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Free Chase Young, and fix the dang rulebook


Any day now Buckeye Nation will find out when star defensive end Chase Young will return to the Ohio State lineup.

For those of you under a rock the last week, the Heisman hopeful was benched by the Buckeyes while the school investigated a potential rule violation that may have happened when Young took a loan from a family friend to allegedly fly his girlfriend to the Rose Bowl last year — or some other personal use depending on which blog you believe. He repaid the loan and when OSU found out about it Young was reportedly held out of practice in addition to sitting him for the Maryland game last Saturday.

There are a lot of moving parts to this saga and a lot of opinions by “experts” out there who have “sources” that say Young could be suspended two games or four games and that the person who made the loan was or was not a certified NFL agent.

Young said he knew the man prior to enrolling at OSU and the loan was not tied to him being a student-athlete.

Cue the circus music.

To me there is little difference between what Young did and going to a bank and getting a loan. Other than the current interest rate, that is. If it all checks out — and it sounds like it will — what’s with the big ado? This loan did not in any way, shape, or form influence Young to become a Buckeye. He already was.

There should be no punishment for this. Zero. Zilch. Nada.

Wake up, NCAA!

There are serious rules violations taking place all over. Payola. Lots of it.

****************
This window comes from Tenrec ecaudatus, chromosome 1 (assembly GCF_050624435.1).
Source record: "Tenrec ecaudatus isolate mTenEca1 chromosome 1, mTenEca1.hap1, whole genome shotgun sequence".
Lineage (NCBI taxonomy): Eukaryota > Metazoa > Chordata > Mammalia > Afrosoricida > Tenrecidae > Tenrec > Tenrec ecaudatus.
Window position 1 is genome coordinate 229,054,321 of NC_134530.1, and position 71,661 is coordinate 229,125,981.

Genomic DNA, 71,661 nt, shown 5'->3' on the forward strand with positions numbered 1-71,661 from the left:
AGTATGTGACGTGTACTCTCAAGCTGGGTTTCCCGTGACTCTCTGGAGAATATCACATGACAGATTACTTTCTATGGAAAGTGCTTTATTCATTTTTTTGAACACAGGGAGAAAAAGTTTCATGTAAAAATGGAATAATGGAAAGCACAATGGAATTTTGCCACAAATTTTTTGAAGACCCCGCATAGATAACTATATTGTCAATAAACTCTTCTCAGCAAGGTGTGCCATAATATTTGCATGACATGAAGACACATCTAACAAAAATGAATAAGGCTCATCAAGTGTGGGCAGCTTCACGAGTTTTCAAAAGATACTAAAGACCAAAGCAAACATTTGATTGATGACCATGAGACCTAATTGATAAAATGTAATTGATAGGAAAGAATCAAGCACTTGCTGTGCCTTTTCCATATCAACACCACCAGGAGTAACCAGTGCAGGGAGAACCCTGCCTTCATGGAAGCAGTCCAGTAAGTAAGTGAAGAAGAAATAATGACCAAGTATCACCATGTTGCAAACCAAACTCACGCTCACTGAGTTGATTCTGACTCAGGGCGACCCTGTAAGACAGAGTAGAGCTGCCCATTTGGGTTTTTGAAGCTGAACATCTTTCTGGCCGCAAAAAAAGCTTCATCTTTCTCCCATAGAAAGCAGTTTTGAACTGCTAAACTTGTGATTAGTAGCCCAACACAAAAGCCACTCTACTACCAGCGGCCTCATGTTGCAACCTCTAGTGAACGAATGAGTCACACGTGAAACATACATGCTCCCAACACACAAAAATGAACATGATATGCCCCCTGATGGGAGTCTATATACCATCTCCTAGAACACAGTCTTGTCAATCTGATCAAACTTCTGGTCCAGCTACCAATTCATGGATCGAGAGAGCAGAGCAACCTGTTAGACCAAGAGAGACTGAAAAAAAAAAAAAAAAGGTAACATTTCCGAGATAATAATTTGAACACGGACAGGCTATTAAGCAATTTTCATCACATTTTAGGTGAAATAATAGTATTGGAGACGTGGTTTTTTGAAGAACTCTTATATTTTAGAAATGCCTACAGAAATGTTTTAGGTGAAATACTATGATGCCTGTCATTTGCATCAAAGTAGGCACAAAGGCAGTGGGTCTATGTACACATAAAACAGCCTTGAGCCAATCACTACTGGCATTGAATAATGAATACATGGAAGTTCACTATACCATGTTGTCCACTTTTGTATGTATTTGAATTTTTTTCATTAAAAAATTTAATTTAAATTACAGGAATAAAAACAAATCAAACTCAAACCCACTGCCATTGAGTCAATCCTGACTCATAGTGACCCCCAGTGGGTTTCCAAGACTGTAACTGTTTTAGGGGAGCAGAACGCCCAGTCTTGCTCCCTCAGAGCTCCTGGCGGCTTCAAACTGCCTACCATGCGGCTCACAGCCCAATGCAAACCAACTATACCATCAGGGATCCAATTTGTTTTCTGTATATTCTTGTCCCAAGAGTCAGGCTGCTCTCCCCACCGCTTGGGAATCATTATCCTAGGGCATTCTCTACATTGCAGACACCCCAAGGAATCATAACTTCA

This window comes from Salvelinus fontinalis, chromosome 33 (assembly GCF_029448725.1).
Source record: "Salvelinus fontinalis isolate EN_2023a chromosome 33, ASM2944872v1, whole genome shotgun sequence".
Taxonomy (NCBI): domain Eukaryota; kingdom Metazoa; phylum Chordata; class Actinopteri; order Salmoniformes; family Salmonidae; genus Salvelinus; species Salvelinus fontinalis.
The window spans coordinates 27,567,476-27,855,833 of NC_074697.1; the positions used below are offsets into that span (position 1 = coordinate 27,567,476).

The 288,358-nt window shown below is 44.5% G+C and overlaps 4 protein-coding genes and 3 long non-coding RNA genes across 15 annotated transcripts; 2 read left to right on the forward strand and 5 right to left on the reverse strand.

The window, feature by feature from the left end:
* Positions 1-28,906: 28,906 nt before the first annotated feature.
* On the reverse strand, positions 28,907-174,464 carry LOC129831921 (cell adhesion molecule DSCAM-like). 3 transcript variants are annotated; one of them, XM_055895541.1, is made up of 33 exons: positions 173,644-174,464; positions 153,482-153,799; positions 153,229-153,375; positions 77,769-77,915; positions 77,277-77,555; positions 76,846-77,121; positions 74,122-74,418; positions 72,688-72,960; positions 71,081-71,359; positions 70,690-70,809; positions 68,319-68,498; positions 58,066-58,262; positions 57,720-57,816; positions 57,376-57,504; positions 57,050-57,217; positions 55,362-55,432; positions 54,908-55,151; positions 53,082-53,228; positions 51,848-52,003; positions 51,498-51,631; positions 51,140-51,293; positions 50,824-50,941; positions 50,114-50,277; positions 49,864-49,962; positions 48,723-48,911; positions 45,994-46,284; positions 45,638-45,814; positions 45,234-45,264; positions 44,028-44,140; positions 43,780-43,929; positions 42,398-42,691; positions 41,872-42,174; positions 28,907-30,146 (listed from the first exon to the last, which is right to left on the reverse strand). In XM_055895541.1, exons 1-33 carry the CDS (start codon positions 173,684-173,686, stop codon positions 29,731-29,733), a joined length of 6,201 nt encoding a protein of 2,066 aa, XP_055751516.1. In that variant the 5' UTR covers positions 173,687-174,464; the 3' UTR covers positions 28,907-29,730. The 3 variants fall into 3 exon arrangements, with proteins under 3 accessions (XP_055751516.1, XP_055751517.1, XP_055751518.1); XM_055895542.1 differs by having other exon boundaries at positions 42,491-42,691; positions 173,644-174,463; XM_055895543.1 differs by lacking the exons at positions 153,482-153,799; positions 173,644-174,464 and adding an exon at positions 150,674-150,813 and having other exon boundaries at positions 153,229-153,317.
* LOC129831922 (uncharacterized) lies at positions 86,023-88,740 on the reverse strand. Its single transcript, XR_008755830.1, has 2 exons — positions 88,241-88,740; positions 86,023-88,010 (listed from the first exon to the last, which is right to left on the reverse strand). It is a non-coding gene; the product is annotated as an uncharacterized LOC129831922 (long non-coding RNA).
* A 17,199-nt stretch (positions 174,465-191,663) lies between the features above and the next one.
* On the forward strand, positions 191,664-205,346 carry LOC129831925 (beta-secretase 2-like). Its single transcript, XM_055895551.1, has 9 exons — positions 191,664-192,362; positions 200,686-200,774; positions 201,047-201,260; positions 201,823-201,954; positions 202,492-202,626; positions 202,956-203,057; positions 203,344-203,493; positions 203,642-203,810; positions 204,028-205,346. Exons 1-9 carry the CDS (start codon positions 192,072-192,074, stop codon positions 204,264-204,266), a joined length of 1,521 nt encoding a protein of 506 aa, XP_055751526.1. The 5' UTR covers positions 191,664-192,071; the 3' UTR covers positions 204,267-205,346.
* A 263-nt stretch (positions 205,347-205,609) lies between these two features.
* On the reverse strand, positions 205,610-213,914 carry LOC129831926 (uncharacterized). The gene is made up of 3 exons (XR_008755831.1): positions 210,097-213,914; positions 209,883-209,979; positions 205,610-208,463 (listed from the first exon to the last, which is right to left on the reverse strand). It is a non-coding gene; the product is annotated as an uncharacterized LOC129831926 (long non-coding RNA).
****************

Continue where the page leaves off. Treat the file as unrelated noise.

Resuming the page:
It’s past the time to update the old rule book and remove the ridiculous, antiquated rules.

There are a plethora of them.

Here are the plethorest (I know it’s not a word, but hey it works):

— Tennessee head football coach Jeremy Pruitt committed a minor NCAA violation for congratulating via Twitter his former high school after it won the basketball state championship. But in that tweet, he mentioned the name of the school and the coach. According to NCAA rules, that is endorsing the school and coach, which is not permitted. Pruitt was congratulating his former school on winning the basketball state championship. Basketball. Not football. He wasn’t openly congratulating guys he’s recruiting.

— In the early 1990s, former Ohio State basketball coach Randy Ayers violated rules by expressing condolences to recruit Damon Flint on the death of his mother, and later talking with Flint’s grandmother. Now, there were other major violations with Flint’s recruiting, but the two I mentioned allowed the NCAA to pile on the sanctions. I’m sure Flint appreciated Ayers words, but did that really impact his college decision? I doubt it.

— At one point in time, the NCAA limited the size of media guides to 208 pages to keep it from becoming a recruiting tool. I would have hated to be the compliance officer for that one.

— In 2014 UConn women’s basketball coach Geno Auriemma called Little League World Series star Mo’Ne Davis and congratulated her for her success. That was a violation because she also played basketball. The NCAA considered it a secondary violation so no actual penalty was levied.

— I saved the best for last. The father of one Oregon Ducks football recruit taking an official visit realized he’d left his shaving cream and razor at home. A member of Oregon’s game-day staff found out and bought a replacement set from a local store. Nice gesture. But in the NCAA’s opinion, it was a “breach of conduct” and a Level III rules violation. Seriously? I’m sure a cheap drug store razor was not going to make the recruit choose Oregon.

The infraction folks need to focus on those shoe deals and envelopes full of money, not razors, condolence and congratulatory calls, and tweets.

I can almost guarantee none of the above violations were meant to — and actually did — give the schools a recruiting advantage.

Open that rule book and start trimming the fat. Student-athletes shouldn’t have to worry about whether they ate too much during team meals or if their cookies had too much frosting.

Yes, those were actually potential violations years ago.

I rest my case.


By Scott Halasz

Contact Scott Halasz at 937-502-4507.